Probably the most romantic of all the conquerors of Cyprus – and there have been many – the Venetians ruled the island from 1489 until 1571. But they came to power with one of the most infamous dynastic coups in early modern history: the marriage and abdication of Caterina Cornaro.
Caterina was a 14-year-old Venetian, born to a rich trading family, who in 1468 married James II of Cyprus, a Lusignan noble known as “James the Bastard”. It was an odd wedding, to say the least: she was in Venice, he in Cyprus, and the marriage took place by proxy. She didn’t meet him for another four years – at which point he conveniently died and Caterina was installed as Regent of Cyprus and, on the further convenient death of her child, titular queen. Although popular in Cyprus, she never exercised full control: 15 years later she was herself forced to abdicate, and to hand over Cyprus to Venice.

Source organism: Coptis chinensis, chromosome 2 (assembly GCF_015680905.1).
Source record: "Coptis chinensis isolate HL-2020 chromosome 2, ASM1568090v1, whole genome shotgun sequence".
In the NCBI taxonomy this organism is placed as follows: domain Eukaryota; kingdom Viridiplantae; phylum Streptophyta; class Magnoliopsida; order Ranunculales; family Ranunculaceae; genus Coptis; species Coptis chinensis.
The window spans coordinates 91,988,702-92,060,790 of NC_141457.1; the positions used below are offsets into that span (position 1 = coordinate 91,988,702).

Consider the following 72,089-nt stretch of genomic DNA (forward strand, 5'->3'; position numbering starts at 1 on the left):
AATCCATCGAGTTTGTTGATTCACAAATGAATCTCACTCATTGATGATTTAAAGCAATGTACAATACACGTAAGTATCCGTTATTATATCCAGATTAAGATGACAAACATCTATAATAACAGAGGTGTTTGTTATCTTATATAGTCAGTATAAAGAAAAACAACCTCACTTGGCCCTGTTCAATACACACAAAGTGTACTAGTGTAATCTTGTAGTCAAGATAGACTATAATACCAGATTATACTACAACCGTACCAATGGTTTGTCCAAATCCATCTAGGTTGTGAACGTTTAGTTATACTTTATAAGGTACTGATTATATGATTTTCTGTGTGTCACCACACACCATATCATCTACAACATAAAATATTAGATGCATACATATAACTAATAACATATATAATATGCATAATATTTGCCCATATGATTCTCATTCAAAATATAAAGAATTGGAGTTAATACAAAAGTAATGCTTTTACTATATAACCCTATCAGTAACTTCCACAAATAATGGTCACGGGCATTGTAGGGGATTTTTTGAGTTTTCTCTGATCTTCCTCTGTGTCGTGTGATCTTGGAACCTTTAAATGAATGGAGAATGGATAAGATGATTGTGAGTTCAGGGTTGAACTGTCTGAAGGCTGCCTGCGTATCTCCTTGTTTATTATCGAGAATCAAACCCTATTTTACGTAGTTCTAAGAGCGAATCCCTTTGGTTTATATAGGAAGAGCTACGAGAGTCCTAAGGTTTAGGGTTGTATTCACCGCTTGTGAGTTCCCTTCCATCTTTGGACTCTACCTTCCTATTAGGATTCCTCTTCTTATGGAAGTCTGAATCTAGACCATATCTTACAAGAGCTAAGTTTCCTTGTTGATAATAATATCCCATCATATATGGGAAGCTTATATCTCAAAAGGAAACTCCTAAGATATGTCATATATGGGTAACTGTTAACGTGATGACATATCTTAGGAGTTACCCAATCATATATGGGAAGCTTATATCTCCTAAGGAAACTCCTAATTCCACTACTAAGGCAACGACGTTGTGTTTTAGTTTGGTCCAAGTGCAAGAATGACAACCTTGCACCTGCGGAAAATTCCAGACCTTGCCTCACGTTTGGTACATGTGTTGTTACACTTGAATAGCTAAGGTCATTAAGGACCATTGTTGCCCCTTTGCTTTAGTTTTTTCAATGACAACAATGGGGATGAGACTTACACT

The traces of the Venetians are everywhere in Cyprus – the Venetian bridges in the Paphos district (pictured) are particularly fine – but they were most notably responsible for the colossal city walls of Nicosia and Famagusta. Both cities were to fall in the Ottoman invasion of 1570 and 1571; while Nicosia fell in seven weeks, Famagusta – no doubt the Venetian “seaport in Cyprus” where Shakespeare set Othello – held out for 11 months. Venetian Cyprus came to its end with the fall of Famagusta in 1571: as a final indignity, the commander of the citadel, Marcantonio Bragadino, was publicly flayed alive.